Presenters:

·        Dr. Andrew Leavitt, Chancellor, University of Wisconsin-Oshkosh

·        Patrick J. Sims, Deputy Vice Chancellor for Diversity and Inclusion, University of Wisconsin-Madison

·        Dr. Sylvia Carey-Butler, Associate Vice Chancellor for Academic Support of Inclusive Excellence, University of Wisconsin-Oshkosh

·        Lucia Nunez, Vice President for Equity, Inclusion and Community Engagement, Madison Area Technical College

Session 3 - 14:  Juggling Apples and Other Circus Tricks

 

Room:  Pier Marquette

 

Description: Chippewa Valley Technical College is in the sixth year of its iPad Accessibility Program. Our iPads are used to support student accommodations with additional apps that promote time management, mindfulness, study skills, and more. This session will highlight the process we have used to deliver accessible textbooks to students. We will walk you through how and why we built our program, the tools we use, and the results we’ve seen.  Historically, text-to-speech software programs were expensive and tied the individual to a desktop, limiting access to learning and assessment materials.  This was a barrier in the hands-on learning environments of high schools, technical colleges, and the workforce. We determined that iPads were relatively inexpensive, and when used with apps that don't require wifi, are portable. When students are properly trained, they can apply their skills and technology with independence in their learning environment and future employment.

 

Presenters:

·        Erin Poeschel, Interpreter/DHH Services Specialist, Chippewa Valley Technical College

·        Rachel Swatloski, Disability Services Specialist, Chippewa Valley Technical College

·        Brooke Cairns, Student Services Specialist, Disability, Chippewa Valley Technical College

 

3:45-4:00 p.m.                       Passing Time

 

4:00-5:00 p.m.                       Concurrent Sessions – Section Four

 

Session 4 - 15:  Addressing Academic and Career Barriers Faced by Students from Disadvantaged Communities

 

Room:  Crystal Room

 

Description: This interactive session is designed to discuss strategies and approaches that can help improve career connection opportunities for students from disadvantaged communities both at the pre-college and college levels. During the session, many of the challenges faced by this group of students will be highlighted. Session participants will also have opportunities to share with others their own strategies and approaches in helping students overcome academic challenges and make effective career connections at various stages of their educational journey. Ultimately, participants will leave this session with practical and demonstrated tips that will help establish stronger career opportunities for students.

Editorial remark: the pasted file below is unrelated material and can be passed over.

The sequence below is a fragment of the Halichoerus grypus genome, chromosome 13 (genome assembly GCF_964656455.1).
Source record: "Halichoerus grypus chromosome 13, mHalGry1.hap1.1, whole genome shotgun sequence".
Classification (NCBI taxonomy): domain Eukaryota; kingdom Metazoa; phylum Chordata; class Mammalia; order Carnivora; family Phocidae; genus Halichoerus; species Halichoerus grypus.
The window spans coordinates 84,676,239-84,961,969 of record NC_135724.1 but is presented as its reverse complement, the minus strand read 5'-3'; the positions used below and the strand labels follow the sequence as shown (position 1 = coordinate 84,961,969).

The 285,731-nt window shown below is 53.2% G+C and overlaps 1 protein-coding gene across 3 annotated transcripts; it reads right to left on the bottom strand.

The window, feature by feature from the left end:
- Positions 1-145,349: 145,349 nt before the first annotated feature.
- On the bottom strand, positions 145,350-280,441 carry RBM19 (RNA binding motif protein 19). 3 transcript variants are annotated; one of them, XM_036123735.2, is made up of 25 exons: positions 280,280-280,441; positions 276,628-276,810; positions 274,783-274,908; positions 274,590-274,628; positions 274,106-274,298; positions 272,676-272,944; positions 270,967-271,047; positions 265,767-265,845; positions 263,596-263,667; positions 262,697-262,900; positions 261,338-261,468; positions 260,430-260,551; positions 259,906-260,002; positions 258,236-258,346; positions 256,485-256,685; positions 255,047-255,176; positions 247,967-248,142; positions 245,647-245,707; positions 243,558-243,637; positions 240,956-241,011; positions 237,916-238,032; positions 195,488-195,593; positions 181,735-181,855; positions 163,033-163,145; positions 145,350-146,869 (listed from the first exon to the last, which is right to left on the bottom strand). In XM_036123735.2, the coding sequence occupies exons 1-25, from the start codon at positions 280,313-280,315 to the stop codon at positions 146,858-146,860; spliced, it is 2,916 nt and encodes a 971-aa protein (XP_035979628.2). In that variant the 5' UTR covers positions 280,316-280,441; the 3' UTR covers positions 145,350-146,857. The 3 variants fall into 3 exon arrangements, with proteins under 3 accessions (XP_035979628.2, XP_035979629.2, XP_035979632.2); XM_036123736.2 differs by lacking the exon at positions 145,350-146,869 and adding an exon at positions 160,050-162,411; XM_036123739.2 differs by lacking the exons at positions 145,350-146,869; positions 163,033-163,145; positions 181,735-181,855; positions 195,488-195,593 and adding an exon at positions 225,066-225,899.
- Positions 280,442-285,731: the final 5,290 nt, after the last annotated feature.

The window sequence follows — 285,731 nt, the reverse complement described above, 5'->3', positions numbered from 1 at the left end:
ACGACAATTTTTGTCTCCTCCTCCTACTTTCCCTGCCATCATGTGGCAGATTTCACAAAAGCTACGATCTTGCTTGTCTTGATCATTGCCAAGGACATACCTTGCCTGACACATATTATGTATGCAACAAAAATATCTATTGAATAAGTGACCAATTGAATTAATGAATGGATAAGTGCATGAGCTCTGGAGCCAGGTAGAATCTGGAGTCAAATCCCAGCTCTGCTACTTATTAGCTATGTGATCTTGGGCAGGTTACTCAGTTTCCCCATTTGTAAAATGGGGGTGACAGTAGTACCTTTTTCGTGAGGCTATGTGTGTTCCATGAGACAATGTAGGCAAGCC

Presenter:  Garry Moise, Program Director, Upward  Bound Math and Science, Marian University

Session 4 - 16a:  High School Supermileage Vehicle

 

Room:  Milwaukee Room B    

 

Description: Come and learn about two innovative programs in two different parts of the state that help youth build their leadership skills. High School Supermileage Vehicle will highlight a small, diverse school district in Central Wisconsin that started a program for students to design and build Supermileage Vehicles to compete with other schools throughout the Midwest.  Find out how Bowler High School students were able to achieve a record-setting 765 mpg with hard work, determination and a shoe-string budget.

 

Presenters:

·        Timothy Ploeger, Instructor, Bowler High School

·        Jared Rickert, Former Student of Bowler High School

·        Ira Rudesill, Student, Bowler High School

·        Keegan Pingle, Student, Bowler High School

 

Session 4 - 16b. The True Skool Description:

 

Room:  Milwaukee Room B

 

Description: Learn how TRUE Skool offers skill based learning in performance and visual arts while developing relationships with local businesses to create paid project and internship opportunities for TRUE Skool youth and young adults in business sectors that are not traditionally accessible to local Milwaukee artists.

 

Presenters:

·        Shalina S. Ali, Co-Executive Director, TRUE Skool, Inc,

·        Fidel Verdin, Co-Executive Director, TRUE Skool, Inc.

Session 4 - 17: Non-traditional Occupations: Bridging the Workforce Gap by Taking the Road Less Traveled

 

Room:  Milwaukee Room A

 

Description: Wisconsin's Workforce has more openings than ever before. We need everyone's talents to make Wisconsin work. This session will provide an introduction to nontraditional occupations, recognizing bias and micro-messaging, and best practices from area technical colleges in the recruitment and retention of students into nontraditional career areas. Take away ideas for partnerships, opportunities for students/adults to learn about nontraditional areas, funding opportunities through partnerships, and ways to recruit more students/employees into nontraditional areas with the ultimate goal of bridging the workforce gap.

 

Presenters:

·        Renae Fischer, Academic Advisor-NTO Specialist, Moraine Park Technical College

·        Masaya Xiong, Career Advisor, Madison College

·        Nutan Amrute, NTO Coordinator, Milwaukee Area Technical College

·        Wa Yia Thao, Student Support Specialist, Northeast Wisconsin Technical College

Session 4 - 18: The UW-Madison Posse Program: A Model for Increasing Educational Excellence and Leadership Among Underrepresented

 

Room:  Solomon Juneau

 

Description: The University of Wisconsin-Madison Posse Program, now in its 17th year, has developed effective methods of increasing educational success for underrepresented college students. Through a combination of multiple practices including mentorship, robust programming and holistic support for students, all in a cohort-based model, the program has achieved high retention rates, graduation rates, and other measures of educational excellence. Practices and outcomes will be shared with attendees to spark ideas on how to help under represented and minority students thrive during their undergraduate career.